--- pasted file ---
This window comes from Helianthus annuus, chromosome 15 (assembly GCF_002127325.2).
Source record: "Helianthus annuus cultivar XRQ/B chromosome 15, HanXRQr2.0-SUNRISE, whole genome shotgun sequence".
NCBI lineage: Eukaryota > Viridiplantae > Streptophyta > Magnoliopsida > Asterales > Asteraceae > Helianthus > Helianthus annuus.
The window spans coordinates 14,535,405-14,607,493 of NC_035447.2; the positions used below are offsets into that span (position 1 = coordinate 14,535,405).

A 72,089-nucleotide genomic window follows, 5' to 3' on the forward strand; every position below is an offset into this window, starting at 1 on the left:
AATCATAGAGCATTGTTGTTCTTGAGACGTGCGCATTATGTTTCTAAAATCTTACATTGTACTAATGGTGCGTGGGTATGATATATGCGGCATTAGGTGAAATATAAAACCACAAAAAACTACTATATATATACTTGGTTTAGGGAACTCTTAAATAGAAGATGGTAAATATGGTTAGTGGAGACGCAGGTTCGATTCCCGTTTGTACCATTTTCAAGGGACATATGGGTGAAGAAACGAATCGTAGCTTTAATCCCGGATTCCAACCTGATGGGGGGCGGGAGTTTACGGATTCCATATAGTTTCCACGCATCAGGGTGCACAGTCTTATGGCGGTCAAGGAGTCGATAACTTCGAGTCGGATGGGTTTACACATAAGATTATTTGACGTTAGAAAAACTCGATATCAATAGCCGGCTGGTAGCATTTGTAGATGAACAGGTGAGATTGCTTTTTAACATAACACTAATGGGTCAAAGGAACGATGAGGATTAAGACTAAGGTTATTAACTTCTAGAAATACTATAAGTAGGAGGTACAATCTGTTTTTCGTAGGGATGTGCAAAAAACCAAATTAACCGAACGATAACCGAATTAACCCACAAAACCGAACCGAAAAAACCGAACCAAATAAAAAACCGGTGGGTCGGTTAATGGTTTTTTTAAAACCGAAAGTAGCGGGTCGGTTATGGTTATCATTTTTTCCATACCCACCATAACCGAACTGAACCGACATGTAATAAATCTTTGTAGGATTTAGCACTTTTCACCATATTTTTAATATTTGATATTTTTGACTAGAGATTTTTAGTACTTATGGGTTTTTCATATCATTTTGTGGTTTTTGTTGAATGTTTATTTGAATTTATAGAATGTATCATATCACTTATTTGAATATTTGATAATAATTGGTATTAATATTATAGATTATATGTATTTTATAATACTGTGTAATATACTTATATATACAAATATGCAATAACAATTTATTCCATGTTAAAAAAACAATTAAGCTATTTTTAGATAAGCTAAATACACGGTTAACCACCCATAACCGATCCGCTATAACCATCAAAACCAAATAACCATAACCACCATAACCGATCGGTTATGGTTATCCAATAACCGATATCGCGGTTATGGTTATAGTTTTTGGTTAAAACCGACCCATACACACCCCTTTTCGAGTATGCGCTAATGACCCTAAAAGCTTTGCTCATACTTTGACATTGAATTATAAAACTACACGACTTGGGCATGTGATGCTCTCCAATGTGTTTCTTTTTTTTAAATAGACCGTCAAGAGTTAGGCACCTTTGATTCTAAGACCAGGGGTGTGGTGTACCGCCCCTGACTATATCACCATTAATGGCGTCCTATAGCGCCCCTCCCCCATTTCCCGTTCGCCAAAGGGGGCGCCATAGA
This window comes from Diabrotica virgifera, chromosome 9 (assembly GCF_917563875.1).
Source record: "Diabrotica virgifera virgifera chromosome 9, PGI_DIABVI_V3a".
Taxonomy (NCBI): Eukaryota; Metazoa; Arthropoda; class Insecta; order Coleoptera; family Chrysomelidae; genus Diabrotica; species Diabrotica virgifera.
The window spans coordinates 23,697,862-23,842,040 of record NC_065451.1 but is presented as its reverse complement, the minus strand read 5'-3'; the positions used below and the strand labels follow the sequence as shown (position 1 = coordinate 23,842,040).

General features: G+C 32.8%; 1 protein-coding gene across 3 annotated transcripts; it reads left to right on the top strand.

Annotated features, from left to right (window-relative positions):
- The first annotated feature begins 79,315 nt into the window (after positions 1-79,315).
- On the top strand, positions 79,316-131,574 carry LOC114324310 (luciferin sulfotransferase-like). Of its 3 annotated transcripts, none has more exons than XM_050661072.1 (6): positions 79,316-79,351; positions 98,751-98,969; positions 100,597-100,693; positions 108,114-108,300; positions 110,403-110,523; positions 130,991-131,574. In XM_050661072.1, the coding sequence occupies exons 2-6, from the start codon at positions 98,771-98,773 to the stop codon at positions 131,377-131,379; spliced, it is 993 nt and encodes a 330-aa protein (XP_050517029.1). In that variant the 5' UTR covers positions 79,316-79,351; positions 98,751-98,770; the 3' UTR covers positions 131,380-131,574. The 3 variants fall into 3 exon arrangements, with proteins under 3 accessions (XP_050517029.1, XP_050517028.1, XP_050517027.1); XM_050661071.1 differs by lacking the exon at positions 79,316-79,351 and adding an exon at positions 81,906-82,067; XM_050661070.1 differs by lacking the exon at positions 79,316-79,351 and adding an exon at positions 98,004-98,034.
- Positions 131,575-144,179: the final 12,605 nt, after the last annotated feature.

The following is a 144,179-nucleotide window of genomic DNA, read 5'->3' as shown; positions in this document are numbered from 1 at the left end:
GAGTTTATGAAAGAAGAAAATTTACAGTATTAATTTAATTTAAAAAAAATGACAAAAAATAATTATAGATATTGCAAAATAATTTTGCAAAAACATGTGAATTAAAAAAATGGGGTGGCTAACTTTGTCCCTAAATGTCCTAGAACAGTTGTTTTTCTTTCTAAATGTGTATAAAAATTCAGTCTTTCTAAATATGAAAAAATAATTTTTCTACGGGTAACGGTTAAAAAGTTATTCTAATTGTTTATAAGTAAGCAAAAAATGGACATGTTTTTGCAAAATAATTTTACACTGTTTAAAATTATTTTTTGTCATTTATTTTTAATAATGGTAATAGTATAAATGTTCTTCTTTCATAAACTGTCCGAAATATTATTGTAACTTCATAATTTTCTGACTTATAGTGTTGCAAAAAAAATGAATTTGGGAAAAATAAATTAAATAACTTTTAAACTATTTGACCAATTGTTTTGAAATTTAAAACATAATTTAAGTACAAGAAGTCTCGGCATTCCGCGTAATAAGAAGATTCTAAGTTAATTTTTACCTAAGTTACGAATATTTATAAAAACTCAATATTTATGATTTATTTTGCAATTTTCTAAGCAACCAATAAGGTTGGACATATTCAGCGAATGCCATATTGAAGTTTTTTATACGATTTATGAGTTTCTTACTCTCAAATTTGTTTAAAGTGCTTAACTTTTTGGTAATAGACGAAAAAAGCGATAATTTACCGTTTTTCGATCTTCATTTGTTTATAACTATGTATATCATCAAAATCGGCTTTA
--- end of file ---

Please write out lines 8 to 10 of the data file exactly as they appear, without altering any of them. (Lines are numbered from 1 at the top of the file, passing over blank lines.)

Source record: "Diabrotica virgifera virgifera chromosome 9, PGI_DIABVI_V3a".
Taxonomy (NCBI): Eukaryota; Metazoa; Arthropoda; class Insecta; order Coleoptera; family Chrysomelidae; genus Diabrotica; species Diabrotica virgifera.
The window spans coordinates 23,697,862-23,842,040 of record NC_065451.1 but is presented as its reverse complement, the minus strand read 5'-3'; the positions used below and the strand labels follow the sequence as shown (position 1 = coordinate 23,842,040).